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We have a large console application in Haskell that I have been charged with making cross platform and adding a gui.

The requirements are:

  1. Native-as-possible look and feel.
  2. Clients for Windows and Mac OS X, Linux if possible.
  3. No separate runtime to install.
  4. No required network communication. The haskell code deals with very sensitive information that cannot be transmitted over the wire. This is really the only reason this isn't a web application.

Now, the real reason for this question is to explain one solution I'm researching at the moment and to solicit for reasons that I'm not thinking of that make this a bad idea.

My solution is a native gui. Winforms on Windows, Cocoa on Mac OS X, and GTK/Glade on Linux, that simply handles the presentation. Then I would write a layer on top of the Haskell code that turns it into a responder for messages to and from the UI using ZeroMQ to handle the messages and maybe protobufs for serializing the data back and forth. So the native application would start which would itself start the daemon where all of the magic happens, and send messages back and forth.

Aside from making sure that the daemon only accepts connections from the application that started it, and the challenge of providing the right data back and forth for advanced gui elements (I'm thinking table views, cells, etc.), I don't see many downsides to this.

What am I not thinking about that makes this a bad idea?

I should probably mention that at first glance I was going to go with GTK on all platforms. The problem is that, while it's close, and GTK and Glade support for Haskell is nice to work with, the result doesn't look 'right'. It's close, but just not native enough in subtle ways which make that solution unacceptable to the people who happen to be writing the check for this work.

Also, the issue of multiple platforms and thus multiple languages for the gui isn't a problem so I'm not necessarily looking for other ways to solve that problem unless it simplifies something about the interop with the haskell code.

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4 Answers 4

up vote 8 down vote accepted

Then I would write a layer on top of the Haskell code that turns it into a responder for messages to and from the UI using ZeroMQ to handle the messages and maybe protobufs for serializing the data back and forth.

I think this is reasonable (a client/server model, where the client just happens to be a native look-n-feel desktop app). (I have no strong view about protobufs versus e.g. JSON, thrift).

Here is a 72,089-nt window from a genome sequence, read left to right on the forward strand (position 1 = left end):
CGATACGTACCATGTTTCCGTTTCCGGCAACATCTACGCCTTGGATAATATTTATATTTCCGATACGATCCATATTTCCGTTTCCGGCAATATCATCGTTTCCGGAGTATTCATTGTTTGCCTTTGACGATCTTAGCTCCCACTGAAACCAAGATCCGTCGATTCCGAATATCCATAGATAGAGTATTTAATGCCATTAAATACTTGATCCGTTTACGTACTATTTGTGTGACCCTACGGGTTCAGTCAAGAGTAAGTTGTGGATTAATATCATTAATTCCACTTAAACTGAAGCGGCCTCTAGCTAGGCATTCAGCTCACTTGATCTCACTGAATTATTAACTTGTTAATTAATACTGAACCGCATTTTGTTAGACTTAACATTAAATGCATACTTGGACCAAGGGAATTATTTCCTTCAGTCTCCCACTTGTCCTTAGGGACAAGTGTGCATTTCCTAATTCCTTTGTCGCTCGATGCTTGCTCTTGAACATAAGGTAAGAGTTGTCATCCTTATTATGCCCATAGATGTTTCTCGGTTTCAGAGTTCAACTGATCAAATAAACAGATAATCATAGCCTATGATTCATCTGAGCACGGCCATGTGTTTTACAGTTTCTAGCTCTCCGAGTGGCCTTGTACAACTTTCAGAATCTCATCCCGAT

The Haskell zeromq bindings are getting some use now, too.

What am I not thinking about that makes this a bad idea?

How well tested is zeromq on Windows and Mac? It is probably fine, but something I'd check.

The problem is that, while it's close, and GTK and Glade support for Haskell is nice to work with, the result doesn't look 'right'.

Does the integration package help there?

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Here's an interesting possibility: wai-handler-webkit. It essentially packages up QtWebkit with the Warp web server to make your web apps deployable. It hasn't seen intensive use, has never been tested on Mac, and is tricky to compile on Windows, but it's a fairly straight-forward approach that lets you use the fairly rich web ecosystem developing in Haskell.

I'm likely going to be doing more development on it in the near future, so if you have interest in using it, let me know what extra features would be useful, as well as if you could offer any help on the Mac front in particular. I'm also not convinced that we need to stick with QtWebkit on all platforms: it might make more sense to use a different Webkit backend depending on OS, or maybe even using Gecko or (shudder) Trident instead.

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I messed around quite a while back with hack-handler-webkit, or something like that. It worked quite well. As soon as I get some free time, I'll definitely research this. Thanks for the info! –  clintm May 4 '11 at 23:07

I've had some problems getting zeromq to play nice with haskell on OSX (problems with looking for a dylib as opposed to an "o" I think). Protocol buffers and haskell seems to work fine though.

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So your reason not to use a web application is because of sensitive nature of haskell program's output. And THAT's why you are distributing that same sensitive application that spews out unencrypted data on ALL client machines ? That does not make any sense.

If your application is sensitive you DEFINITELLY should put it on server and utilize strongest possible TLS.

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